Sarah Young for VDES24178 Visual Design 1: Form & Content
The purpose of this project was to redesign a book cover based on a book of personal significance to me. I chose three books and came up with several concepts and iterations before narrowing it down to my final refined sketch of The Bell Jar cover. In Indesign I used the guides and grids to help create a textual layout which would compliment the cover. My goal was to create a book jacket which would illustrate the themes of the book well. I also wanted to make the cover interesting enough for someone to want to grab it off the shelf and read it.
Using rhetorical tropes is a way to make the design more visually interesting and conceptual. The Bell Jar had some strong rhetorical tropes embedded in the story so I wanted to exhibit some of them in my cover. I used the metaphor of the bell jar as it is often mentioned in the book and it is also what the book is named after. The bell jar is a metaphor for the societal expectations that the main character feels entrapped by. Another trope that is demonstrated by this symbol is simile. This is because the depressive state that Esther Greenwood often falls into likened to being trapped under a bell jar. I used the silhouette of the bell jar in my design to demonstrate these tropes. I also wanted to use a visual hyperbole of swirling lines to exaggerate how one feels when they are swirling out of control as the main character often feels throughout the book. The combination of these rhetorical tropes used in my cover design helped to illustrate the underlying themes of the book.
Here is the final design. I believe that it achieves the goals of demonstrating the book’s themes well as well as being visually interesting.
Here is a digital mockup of the cover photoshopped onto a book. This shows the cover in use in a realistic setting.
The three books I chose to explore redesigning for this project were The Bell Jar by Sylvia Plath, Harry Potter and the Sorcerer’s Stone by J. K. Rowling, and Pride and Prejudice by Jane Austen. These books have all had an impact on my life and have personal significance to me.
The Bell Jar
Synopsis: The Bell Jar follows the story of Esther Greenwood. Esther is a college student with a promising career as a writer. She spends her summer interning for a magazine as a guest editor. Esther struggles with the idea of pursuing her ambitions or marrying her boyfriend and becoming a conventional house wife. She breaks up with her boyfriend and returns to her small town home where she discovers she was not accepted to a writing course she wanted to take. Slowly Esther starts to lose sight of her ambitions and starts to fall into depression. After several suicide attempts her mother admits her to a mental institute. Slowly she begins to improve after being given treatment. Once she feels ready, she petitions to leave the mental institute with a seemingly better outlook on life.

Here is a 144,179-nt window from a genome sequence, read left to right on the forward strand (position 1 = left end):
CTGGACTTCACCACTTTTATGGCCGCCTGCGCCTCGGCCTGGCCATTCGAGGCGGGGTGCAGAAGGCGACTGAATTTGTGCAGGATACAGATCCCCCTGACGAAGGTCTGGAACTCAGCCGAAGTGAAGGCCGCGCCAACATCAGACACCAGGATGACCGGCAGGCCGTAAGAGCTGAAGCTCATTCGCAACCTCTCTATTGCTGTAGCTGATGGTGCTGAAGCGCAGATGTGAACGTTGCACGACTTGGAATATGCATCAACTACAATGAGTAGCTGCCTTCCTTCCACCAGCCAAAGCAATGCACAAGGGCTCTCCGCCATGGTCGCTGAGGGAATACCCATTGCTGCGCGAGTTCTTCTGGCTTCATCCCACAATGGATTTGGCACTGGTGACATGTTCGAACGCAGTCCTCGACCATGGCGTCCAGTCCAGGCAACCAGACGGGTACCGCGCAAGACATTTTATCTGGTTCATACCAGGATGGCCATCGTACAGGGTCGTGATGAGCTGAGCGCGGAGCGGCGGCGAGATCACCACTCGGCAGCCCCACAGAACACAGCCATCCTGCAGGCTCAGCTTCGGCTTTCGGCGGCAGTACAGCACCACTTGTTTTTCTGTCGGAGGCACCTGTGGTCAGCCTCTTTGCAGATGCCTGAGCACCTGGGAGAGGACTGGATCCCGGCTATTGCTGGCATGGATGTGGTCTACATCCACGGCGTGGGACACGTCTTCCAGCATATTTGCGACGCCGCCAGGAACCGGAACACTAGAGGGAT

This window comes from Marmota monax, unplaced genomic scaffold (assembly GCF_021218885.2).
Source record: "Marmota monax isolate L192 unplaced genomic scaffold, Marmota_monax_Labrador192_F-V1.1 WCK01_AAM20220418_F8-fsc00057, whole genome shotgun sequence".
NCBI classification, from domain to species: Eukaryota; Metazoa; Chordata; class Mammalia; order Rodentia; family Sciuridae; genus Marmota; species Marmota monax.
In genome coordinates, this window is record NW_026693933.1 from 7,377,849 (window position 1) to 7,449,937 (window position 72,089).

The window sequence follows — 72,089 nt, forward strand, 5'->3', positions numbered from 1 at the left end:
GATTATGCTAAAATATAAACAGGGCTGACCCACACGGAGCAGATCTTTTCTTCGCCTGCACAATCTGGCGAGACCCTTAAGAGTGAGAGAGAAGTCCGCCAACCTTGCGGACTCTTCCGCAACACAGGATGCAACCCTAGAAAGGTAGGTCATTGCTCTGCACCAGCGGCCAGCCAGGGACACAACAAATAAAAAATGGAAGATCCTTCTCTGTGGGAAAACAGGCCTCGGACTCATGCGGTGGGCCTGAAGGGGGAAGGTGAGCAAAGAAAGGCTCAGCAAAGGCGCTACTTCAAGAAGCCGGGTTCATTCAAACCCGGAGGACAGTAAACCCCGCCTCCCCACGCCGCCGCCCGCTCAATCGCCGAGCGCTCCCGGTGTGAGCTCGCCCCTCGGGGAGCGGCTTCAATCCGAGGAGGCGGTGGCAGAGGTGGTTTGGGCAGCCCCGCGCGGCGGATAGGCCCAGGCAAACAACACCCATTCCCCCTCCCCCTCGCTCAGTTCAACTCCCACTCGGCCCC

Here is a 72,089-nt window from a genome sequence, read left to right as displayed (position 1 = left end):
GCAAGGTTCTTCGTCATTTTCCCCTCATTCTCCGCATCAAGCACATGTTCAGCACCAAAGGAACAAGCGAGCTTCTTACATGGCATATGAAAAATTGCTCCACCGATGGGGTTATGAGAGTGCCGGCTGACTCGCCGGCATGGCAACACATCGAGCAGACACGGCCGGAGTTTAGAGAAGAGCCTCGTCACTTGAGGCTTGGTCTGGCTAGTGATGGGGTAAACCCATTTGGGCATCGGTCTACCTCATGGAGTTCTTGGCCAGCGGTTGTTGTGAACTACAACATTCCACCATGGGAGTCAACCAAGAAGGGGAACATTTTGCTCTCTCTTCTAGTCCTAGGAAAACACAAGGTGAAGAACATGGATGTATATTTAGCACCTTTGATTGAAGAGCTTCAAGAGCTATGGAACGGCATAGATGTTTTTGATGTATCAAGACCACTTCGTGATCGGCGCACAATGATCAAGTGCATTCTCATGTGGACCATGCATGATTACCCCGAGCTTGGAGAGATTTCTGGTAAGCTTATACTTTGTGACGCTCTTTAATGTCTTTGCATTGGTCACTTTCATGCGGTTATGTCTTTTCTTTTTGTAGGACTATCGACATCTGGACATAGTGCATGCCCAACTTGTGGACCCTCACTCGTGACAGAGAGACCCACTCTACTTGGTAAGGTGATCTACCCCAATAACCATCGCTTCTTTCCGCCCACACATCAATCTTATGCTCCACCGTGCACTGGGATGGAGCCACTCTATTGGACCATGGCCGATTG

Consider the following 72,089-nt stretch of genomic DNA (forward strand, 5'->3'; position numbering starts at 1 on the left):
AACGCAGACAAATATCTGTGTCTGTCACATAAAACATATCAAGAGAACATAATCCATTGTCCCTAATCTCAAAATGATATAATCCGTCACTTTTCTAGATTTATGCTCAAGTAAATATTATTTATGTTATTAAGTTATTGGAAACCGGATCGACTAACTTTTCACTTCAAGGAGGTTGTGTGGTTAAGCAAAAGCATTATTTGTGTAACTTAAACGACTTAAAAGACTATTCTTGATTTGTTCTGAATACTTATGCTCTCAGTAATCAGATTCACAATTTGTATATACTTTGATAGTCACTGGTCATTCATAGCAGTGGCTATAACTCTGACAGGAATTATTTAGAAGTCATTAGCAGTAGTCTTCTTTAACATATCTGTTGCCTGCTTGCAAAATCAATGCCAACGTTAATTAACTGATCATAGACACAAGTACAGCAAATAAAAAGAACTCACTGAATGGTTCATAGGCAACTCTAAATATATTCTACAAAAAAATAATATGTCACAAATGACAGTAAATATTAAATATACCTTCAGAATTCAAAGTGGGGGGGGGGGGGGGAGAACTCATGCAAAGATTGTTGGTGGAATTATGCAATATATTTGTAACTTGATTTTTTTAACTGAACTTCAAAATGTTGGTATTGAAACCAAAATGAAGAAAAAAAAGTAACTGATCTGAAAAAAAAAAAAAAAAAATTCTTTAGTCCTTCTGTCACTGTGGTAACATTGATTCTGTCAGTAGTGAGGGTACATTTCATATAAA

Personal Significance: The blunt and unsettling nature of this book has resonated with me ever since I read it. This book introduced me to concepts such as severe depression and feelings of isolation. Becoming more familiar with these concepts has helped me to be able to confront situations with depression and anxiety in my own life whether its my own feelings or helping support others. Esther lives her life feeling trapped by societal expectations and this has been something I can relate to. Learning from her experiences has helped me be able to confront my own and to pursue my own personal fulfillment with less fear of failure.
This is my revised sketch for the bell jar. At this point I felt like this cover had the most potential so I worked more on thickening the lines and adding the author’s name. I received a critique that the lines made it look a bit like Dr.Seuss, so I tried applying black and white and uneven lines to make it more unique and give it the appearance of spiralling like what the character goes through in the book. I feel like this design represents the book well while still remaining elusive.
Pride and Prejudice
Synopsis: Elizabeth Bennet is the second-born daughter of Mr. and Mrs. Bennet who live in rural England in the early 1800’s. Her sisters are often excited by the prospect of new eligible bachelors coming to visit their town. Elizabeth, however, is not so eager to enter into a relationship solely to support herself and family. She meets Mr. Darcy who is a wealthy individual whose prejudice causes him to remain standoffish to those outside of high society. Although Elizabeth begins to gain the attention and respect of Mr. Darcy, she declines his proposal of marriage despite the fact that he would be a very advantageous match. This is because she does not admire his seemingly prideful and standoffish character. However, through various events they come to realize that they have misjudged each and they begin to see each other in a new light not blinded by pride or prejudice.